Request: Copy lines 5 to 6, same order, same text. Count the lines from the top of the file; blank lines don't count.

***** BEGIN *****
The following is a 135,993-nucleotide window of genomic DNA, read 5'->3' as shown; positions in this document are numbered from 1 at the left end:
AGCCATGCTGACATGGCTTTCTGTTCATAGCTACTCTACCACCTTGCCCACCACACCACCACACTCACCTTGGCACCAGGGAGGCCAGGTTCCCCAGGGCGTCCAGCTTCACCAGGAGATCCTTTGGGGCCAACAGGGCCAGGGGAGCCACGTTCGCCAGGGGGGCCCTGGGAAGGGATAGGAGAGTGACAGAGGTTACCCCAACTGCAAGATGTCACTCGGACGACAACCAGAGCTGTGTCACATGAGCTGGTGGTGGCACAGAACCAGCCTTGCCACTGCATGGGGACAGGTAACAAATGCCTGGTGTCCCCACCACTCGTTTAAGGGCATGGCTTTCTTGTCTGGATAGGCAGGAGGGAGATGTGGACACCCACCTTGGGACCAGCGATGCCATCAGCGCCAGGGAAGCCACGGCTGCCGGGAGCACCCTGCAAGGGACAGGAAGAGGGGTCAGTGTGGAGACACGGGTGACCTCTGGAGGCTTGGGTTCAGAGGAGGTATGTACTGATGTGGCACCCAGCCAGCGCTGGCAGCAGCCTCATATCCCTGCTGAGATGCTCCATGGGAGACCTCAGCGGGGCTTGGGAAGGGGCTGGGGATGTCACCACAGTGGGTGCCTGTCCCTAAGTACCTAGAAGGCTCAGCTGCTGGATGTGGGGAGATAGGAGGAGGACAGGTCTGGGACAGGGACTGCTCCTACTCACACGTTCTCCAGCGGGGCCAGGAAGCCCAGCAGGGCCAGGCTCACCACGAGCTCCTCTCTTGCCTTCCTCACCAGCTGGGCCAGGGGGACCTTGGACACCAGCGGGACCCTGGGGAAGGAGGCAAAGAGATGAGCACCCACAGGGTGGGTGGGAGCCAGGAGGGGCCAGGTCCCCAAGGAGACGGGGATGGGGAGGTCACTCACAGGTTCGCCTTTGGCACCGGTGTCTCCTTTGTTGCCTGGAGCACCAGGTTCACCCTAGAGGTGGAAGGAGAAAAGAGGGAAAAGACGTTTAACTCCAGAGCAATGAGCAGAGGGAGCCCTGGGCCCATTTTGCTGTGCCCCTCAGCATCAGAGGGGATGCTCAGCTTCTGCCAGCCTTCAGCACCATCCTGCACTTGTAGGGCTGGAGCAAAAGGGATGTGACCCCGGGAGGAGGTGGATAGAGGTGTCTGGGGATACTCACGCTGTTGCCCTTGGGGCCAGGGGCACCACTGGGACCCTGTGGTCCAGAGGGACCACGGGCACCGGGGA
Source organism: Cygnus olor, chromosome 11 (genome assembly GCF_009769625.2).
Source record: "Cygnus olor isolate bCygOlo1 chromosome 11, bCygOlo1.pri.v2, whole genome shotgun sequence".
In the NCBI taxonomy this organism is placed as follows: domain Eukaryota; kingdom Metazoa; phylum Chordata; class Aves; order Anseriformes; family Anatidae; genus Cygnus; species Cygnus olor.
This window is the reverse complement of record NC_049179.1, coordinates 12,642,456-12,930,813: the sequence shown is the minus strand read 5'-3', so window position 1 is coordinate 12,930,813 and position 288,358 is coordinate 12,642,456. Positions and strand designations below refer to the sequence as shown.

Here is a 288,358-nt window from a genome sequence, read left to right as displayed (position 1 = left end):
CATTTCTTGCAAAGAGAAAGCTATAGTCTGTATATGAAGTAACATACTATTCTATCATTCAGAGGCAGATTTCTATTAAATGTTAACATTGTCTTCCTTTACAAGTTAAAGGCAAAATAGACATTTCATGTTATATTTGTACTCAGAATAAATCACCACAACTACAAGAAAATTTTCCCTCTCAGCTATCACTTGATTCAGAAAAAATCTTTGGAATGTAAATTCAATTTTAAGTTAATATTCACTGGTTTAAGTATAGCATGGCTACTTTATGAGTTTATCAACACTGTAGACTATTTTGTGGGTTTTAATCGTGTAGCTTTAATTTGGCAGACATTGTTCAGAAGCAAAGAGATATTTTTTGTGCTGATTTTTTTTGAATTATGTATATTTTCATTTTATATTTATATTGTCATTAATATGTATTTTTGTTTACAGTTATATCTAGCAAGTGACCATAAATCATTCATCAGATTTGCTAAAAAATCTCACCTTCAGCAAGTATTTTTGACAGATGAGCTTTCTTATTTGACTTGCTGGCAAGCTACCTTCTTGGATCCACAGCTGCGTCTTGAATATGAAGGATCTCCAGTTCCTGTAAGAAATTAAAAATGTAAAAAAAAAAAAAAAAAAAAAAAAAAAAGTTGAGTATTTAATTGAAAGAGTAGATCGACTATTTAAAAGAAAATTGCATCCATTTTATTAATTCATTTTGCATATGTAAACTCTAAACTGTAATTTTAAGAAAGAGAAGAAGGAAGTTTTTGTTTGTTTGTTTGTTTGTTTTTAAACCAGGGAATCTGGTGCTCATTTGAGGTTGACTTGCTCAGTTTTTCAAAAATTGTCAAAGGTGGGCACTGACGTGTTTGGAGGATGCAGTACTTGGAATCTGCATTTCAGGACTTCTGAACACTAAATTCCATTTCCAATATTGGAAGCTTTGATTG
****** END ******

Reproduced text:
In the NCBI taxonomy this organism is placed as follows: domain Eukaryota; kingdom Metazoa; phylum Chordata; class Aves; order Anseriformes; family Anatidae; genus Cygnus; species Cygnus olor.
This window is the reverse complement of record NC_049179.1, coordinates 12,642,456-12,930,813: the sequence shown is the minus strand read 5'-3', so window position 1 is coordinate 12,930,813 and position 288,358 is coordinate 12,642,456. Positions and strand designations below refer to the sequence as shown.